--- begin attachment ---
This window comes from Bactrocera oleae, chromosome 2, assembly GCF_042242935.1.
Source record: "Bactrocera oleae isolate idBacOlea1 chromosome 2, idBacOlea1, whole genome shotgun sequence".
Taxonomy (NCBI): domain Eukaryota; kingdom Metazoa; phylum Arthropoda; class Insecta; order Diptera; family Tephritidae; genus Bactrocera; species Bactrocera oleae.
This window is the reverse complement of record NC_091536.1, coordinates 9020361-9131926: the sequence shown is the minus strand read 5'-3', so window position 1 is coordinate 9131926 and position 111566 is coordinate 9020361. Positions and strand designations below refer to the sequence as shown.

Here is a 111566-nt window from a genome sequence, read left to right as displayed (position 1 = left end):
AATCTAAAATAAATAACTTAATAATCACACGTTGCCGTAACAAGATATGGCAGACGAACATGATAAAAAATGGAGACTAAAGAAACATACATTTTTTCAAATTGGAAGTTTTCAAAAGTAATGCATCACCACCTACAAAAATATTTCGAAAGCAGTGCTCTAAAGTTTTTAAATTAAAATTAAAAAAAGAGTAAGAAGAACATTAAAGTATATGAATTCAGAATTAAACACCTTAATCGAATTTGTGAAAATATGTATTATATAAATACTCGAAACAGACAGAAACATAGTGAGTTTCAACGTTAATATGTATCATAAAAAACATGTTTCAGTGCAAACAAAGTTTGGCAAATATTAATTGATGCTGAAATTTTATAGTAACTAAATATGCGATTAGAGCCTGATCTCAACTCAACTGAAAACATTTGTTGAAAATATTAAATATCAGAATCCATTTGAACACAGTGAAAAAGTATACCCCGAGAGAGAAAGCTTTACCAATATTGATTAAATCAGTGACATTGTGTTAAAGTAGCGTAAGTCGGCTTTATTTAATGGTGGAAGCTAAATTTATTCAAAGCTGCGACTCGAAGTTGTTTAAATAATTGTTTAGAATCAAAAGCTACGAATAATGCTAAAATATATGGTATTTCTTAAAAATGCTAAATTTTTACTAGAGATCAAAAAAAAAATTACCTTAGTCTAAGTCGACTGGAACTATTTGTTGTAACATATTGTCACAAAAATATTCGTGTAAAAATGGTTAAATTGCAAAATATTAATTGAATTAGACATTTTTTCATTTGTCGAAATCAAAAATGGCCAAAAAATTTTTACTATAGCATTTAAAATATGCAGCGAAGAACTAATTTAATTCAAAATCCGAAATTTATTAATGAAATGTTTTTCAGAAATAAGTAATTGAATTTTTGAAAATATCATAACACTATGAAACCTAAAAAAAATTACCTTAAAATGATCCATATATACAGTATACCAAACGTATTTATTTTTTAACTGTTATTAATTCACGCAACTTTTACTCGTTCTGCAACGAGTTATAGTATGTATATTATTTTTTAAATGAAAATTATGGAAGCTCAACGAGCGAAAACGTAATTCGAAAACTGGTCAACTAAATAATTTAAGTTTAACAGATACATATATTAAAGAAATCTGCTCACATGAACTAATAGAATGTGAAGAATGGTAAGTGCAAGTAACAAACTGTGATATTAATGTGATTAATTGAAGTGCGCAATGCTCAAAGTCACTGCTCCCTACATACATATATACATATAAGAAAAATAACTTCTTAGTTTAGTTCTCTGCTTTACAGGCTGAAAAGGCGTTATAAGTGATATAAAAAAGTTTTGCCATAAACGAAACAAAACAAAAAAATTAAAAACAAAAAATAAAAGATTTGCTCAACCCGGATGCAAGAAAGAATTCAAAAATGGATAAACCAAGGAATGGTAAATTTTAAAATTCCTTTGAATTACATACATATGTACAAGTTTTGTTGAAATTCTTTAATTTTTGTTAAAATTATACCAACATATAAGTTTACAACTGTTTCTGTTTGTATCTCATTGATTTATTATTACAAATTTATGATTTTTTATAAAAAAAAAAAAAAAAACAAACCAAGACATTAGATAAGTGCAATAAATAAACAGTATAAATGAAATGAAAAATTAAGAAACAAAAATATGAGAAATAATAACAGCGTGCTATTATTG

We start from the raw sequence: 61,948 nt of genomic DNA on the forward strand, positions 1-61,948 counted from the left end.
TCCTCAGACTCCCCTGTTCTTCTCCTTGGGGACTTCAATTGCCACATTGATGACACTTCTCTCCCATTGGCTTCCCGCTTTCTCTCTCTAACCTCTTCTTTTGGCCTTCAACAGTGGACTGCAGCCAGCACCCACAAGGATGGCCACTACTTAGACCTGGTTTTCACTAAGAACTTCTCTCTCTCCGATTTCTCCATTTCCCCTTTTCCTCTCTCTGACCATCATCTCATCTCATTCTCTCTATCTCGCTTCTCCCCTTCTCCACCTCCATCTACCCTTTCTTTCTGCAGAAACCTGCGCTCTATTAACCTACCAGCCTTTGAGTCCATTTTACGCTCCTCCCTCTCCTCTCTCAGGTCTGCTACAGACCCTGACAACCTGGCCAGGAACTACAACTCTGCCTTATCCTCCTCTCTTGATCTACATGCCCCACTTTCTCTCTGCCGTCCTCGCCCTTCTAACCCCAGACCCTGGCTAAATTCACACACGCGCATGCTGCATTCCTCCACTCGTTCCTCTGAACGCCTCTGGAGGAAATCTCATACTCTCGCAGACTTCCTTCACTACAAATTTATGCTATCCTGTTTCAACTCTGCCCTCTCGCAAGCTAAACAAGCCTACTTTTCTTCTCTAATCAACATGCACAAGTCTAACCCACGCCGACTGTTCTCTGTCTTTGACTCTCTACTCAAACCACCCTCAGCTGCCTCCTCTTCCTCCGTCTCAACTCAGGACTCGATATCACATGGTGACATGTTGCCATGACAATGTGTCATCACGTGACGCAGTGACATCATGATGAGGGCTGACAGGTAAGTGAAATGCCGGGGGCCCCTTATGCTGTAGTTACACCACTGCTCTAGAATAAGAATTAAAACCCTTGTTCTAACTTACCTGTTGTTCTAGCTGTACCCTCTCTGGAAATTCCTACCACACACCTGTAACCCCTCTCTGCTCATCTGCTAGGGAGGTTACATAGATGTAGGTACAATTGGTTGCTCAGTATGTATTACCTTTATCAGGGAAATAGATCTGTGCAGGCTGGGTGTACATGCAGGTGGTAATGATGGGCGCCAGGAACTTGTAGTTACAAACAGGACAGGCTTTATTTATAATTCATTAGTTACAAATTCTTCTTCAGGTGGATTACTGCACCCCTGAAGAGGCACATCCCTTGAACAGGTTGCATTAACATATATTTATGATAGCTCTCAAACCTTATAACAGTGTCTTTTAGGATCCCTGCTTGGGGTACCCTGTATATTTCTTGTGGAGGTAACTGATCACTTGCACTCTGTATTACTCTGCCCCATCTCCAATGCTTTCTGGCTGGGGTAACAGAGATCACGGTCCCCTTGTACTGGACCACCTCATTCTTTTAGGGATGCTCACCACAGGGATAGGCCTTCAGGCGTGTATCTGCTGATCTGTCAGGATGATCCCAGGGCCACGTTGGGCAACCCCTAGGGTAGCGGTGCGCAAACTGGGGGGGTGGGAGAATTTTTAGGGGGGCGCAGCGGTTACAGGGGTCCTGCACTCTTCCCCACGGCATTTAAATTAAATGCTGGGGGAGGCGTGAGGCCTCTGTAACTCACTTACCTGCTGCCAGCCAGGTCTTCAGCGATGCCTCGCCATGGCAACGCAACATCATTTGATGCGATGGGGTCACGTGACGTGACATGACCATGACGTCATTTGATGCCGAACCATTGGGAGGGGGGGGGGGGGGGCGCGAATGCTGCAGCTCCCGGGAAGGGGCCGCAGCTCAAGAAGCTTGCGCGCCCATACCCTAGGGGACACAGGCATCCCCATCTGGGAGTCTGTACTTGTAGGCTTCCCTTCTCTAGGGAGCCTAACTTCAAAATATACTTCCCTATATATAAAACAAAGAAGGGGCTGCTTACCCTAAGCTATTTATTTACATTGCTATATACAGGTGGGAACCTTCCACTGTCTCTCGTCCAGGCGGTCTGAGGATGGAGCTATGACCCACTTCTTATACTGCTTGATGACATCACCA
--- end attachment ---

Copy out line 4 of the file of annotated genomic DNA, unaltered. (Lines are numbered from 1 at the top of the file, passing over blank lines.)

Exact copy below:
This window is the reverse complement of record NC_091536.1, coordinates 9020361-9131926: the sequence shown is the minus strand read 5'-3', so window position 1 is coordinate 9131926 and position 111566 is coordinate 9020361. Positions and strand designations below refer to the sequence as shown.